– Project or recipient location
– Grant size requested
– Giving interests
– Types of support
– Granting category
– New versus old recipient giving ratios
– Giving trends
Applicants ignoring even one of these when applying for funding may see their requests being rejected, so it is clear that the best approach is to evaluate every funder against all of the factors to maximize the probability of a successful fundraising campaign.
To start, in-depth foundation information is readily available through online searchable databases, such as FoundationSearch and Foundation Center’s Foundation Directory Online (FDO). In comparison, both provide tools to allow filtering of foundations by grant amount, location, area of interest, and funding category. While these filters are useful, they do not account for new versus old recipient giving ratios or giving trends. Recent testing of the filtering capabilities of both FDO and FoundationSearch prove both are adept at producing a “not so short” list of prospective funders for various search criteria. For example, a search for “scholarship” funding in New York state quickly produces an unsorted list of 1,670 potential funders in FoundationSearch using that product’s Grant Analyzer feature. This is certainly gets the fundraiser much closer to their goal of a targeted and ranked list of the most likely funders, but still leaves much work to do.
Foundation Center acknowledges the problem and provides a Prospect Worksheet, designed to “help you focus on funders whose priorities match those of your project.” The PDF form, which is four pages long, covers some of the key factors that should be evaluated when reviewing foundation prospects (again, see my previous blog post for an explanation of those factors). The form includes a section for determining whether the funder is a good match or not; you can make notes on subject focus, geographic limits, types of support, and populations served. The worksheet helps you organize your research, but it is still a manual process, and would need to be repeated for every foundation you want to evaluate. We tested this method, and average time to complete a sample worksheet was 30 minutes for a prospect. To complete a prospect sheet for each foundation in our example of a search for funders for scholarships in New York implies over 800 hours of additional research work, which is not feasible for most organizations.
One fundraiser who has founded her own research group, Jennifer Filla, has developed a method she calls “prospect prioritization” for corporate and foundation prospects. This involves creating a worksheet to record the client’s specific project criteria, and a rating legend to rate the funder prospects she’s evaluating against criteria including giving interest, location, and giving capacity. Through detailed interviews with the client, she determines which criteria are most important for the project, and weighs those more heavily in the scoring system. This is a step beyond the simple prospect worksheet, because it integrates a rating or scoring element, so that prospects can be weighed against each other and evaluated against specific criteria and then ranked. Although I have not tested this method, it appears to be a better method than the one offered by Foundation Directory Online in terms of ultimately producing a ranked list of funders. Unfortunately, this is still a manual method, requiring upwards of an hour’s analysis for each prospect, implying 1,600 hours of additional research work for the scholarship example.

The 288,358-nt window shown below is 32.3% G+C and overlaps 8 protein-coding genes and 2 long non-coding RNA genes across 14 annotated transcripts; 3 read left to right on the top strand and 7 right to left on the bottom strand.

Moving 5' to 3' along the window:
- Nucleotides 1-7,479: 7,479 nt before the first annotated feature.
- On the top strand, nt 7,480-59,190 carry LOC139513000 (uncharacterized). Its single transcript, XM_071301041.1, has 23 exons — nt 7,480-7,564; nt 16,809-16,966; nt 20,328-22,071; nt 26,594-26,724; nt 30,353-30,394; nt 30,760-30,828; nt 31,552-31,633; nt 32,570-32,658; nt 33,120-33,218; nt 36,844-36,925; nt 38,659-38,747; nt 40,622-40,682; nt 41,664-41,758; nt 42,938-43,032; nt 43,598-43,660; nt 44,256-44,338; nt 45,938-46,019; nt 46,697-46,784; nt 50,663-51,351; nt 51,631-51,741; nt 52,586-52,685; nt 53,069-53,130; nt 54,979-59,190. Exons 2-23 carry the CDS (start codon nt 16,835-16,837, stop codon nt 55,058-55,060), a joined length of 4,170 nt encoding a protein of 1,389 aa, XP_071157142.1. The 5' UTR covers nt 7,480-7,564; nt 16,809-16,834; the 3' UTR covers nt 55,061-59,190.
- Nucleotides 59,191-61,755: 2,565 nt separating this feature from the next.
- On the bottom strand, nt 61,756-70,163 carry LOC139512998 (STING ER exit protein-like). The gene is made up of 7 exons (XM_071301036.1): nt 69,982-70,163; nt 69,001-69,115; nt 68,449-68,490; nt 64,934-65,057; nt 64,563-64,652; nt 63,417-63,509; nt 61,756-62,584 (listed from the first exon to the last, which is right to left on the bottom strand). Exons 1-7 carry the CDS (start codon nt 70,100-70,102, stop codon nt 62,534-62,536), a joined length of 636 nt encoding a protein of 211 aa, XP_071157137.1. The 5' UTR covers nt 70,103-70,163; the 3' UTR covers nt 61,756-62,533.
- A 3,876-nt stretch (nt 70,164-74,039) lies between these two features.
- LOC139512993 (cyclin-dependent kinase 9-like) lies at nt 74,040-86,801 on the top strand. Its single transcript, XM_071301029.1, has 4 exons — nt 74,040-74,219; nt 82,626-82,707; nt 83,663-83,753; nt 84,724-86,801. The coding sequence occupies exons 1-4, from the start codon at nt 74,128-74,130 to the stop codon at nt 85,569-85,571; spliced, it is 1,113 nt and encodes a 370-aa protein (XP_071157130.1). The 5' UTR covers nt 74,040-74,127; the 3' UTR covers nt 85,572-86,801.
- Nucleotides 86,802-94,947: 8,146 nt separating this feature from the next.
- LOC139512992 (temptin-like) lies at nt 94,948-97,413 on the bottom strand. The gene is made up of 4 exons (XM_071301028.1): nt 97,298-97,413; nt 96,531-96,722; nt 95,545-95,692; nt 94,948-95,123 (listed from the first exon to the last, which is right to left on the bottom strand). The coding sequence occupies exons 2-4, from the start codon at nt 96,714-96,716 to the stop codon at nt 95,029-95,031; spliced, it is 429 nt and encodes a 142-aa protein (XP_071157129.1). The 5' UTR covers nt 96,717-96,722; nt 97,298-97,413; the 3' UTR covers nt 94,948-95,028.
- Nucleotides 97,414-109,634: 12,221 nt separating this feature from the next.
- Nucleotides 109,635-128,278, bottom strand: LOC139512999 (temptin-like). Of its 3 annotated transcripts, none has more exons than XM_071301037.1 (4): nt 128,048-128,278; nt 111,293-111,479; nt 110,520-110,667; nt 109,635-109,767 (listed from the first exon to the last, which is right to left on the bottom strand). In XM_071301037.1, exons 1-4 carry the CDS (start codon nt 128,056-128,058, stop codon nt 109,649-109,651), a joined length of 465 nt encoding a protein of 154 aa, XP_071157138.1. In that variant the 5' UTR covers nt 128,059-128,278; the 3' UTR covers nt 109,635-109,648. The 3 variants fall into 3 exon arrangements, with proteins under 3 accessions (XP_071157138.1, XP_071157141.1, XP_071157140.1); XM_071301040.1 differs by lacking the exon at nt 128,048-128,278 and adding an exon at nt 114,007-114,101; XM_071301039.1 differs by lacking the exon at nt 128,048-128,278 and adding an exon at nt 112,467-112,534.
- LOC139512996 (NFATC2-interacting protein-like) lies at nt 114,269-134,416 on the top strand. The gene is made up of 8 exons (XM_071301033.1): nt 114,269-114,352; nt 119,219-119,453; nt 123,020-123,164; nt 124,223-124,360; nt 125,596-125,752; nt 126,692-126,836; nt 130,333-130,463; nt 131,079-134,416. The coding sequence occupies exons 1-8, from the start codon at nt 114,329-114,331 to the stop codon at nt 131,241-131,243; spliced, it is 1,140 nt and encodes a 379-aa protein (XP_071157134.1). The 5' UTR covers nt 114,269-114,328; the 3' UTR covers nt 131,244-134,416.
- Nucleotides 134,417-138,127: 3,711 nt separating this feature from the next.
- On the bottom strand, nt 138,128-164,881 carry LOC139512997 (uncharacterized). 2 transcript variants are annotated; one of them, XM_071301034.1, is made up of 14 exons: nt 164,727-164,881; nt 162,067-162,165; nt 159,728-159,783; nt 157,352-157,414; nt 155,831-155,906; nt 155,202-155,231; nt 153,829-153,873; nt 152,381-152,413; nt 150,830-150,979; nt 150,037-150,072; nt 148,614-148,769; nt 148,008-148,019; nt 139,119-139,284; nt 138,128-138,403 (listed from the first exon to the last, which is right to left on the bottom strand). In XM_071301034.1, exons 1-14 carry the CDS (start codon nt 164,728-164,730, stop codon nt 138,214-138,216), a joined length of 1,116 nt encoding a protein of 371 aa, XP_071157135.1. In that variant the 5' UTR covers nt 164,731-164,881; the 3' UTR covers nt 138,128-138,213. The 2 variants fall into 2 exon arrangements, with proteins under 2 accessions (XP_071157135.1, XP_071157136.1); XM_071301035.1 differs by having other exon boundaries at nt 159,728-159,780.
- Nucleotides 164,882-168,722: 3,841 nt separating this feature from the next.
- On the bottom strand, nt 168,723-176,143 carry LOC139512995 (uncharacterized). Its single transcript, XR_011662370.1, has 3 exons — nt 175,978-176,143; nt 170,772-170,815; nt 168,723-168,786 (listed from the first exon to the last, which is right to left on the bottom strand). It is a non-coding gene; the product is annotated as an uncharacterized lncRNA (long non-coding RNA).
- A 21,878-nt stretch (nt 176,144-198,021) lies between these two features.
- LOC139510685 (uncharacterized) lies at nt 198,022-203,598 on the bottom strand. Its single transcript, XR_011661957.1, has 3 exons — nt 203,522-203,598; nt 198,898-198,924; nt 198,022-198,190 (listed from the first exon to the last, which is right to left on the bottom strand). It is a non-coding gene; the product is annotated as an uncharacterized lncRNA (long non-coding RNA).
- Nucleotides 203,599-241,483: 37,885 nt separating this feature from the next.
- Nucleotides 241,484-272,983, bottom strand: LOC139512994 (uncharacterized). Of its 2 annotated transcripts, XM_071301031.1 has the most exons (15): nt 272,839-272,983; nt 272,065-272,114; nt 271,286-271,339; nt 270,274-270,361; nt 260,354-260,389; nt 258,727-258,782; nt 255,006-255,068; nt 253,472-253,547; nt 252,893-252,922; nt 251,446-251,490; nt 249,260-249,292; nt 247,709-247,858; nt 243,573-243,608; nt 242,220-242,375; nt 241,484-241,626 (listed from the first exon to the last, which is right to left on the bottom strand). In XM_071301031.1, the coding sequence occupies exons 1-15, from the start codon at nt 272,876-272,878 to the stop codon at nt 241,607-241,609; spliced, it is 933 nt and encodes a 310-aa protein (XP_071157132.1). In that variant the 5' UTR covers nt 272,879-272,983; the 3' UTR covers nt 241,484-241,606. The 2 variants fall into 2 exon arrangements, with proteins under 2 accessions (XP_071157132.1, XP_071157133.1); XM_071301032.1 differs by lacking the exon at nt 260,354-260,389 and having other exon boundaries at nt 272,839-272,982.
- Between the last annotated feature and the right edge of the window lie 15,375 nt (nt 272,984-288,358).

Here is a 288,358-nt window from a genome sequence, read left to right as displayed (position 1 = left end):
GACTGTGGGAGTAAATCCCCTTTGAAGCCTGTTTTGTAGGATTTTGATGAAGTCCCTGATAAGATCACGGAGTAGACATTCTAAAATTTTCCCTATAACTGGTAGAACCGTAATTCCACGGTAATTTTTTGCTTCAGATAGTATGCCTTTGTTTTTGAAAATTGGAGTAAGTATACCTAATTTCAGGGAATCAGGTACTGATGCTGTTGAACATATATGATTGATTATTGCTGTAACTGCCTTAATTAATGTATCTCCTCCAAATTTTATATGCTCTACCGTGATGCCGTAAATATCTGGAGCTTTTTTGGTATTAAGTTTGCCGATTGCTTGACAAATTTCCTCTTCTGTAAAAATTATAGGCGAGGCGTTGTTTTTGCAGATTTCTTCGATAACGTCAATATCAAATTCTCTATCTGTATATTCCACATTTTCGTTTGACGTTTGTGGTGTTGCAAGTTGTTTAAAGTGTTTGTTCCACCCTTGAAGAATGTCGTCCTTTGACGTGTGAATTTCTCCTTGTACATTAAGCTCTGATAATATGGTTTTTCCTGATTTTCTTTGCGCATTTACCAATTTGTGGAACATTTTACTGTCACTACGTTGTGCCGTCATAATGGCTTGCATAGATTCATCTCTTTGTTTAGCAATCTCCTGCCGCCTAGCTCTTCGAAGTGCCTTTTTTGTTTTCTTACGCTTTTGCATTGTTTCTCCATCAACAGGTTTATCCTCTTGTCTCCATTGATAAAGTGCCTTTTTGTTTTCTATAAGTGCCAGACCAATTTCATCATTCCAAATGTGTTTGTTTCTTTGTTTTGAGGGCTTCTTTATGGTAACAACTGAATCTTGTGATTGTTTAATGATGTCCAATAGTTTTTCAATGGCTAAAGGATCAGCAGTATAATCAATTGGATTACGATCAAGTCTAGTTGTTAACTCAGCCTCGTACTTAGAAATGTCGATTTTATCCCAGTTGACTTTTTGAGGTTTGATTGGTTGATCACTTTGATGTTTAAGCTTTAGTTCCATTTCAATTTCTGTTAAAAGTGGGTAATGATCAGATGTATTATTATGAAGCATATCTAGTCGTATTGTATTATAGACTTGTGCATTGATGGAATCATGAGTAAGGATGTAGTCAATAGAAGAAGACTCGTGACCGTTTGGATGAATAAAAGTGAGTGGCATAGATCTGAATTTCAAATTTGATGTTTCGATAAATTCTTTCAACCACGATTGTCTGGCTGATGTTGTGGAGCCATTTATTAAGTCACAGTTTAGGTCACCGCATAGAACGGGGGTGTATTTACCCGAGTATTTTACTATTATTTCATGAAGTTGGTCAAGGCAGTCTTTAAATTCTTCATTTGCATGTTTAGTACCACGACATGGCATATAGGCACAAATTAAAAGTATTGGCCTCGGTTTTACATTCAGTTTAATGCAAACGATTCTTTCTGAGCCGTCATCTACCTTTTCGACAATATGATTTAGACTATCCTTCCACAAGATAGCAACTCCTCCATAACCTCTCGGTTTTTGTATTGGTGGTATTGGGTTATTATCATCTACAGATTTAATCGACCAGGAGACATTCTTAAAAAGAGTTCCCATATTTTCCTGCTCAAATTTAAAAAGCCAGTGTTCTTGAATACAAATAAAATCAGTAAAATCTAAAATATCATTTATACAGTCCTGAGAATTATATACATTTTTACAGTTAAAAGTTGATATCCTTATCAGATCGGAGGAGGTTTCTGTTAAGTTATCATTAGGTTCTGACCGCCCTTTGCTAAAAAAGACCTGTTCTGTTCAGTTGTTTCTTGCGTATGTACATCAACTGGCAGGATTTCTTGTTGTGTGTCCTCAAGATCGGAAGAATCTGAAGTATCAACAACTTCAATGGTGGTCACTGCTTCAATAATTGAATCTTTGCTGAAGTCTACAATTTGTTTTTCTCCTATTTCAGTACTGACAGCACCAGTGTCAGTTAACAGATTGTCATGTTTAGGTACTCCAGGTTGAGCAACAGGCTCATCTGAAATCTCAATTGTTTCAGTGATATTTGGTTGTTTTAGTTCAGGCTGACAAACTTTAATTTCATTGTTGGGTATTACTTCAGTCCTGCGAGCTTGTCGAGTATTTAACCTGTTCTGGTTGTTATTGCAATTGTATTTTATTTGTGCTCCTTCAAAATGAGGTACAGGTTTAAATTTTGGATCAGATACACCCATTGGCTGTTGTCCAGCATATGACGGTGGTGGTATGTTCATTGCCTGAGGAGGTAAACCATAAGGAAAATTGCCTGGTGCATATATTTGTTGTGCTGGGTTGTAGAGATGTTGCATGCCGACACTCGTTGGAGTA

FoundationSearch provides an analytic tool (My Best Prospects, or MBP) that greatly speeds up the review and ranking process—analysis of tens of thousands of foundation prospects is reduced to minutes rather than months of effort. Basically, this tool takes the prospect worksheet concept, integrates it with the rating/scoring aspect, and—here’s the best part–automates the entire process.
The tool allows you to input your specific project criteria, including project or recipient location, granting category, grant size, giving interests, and types of support. It then takes those criteria and evaluates every single funder in the database, and scores each of them on how well their past funding history matches your project criteria.
It also rates the funders’ granting histories, by checking out whether they’ve given more grants to new recipients as compared to old (i.e. repeat) recipients. And lastly, the tool also checks to see whether the funders are increasing or decreasing giving to your granting category through time. Some funders won’t make the cut, but the ones that do are ranked in descending order by relevancy to your project, and by funding frequency to your project criteria.
With the FoundationSearch tool, the best prospects are selected automatically for you, and presented in a ranked list of the 250 best prospects, with research profiles related to your particular project criteria for each.
So what does all of this analysis achieve? Good, timely funder analysis will increase your chances of getting funding by enabling you to focus on funders most likely to fund your project. Seems obvious, yes? For those who are time-pressed, narrowing the list down further to focus on funders with immediate deadlines can also benefit (see my previous blog post for a discussion on researching deadline opportunities). With foundation funding histories readily available through online searchable databases like FoundationSearch and Foundation Center, availability of information is no longer an issue. Efficient and accurate analysis becomes the challenge, and choosing the right tools to help with that analysis is key.
It would be interesting to hear how other fundraisers are dealing with evaluating foundation prospects…
(Please feel free to leave a comment, or link/re-post as you like. I look forward to your comments and feedback!)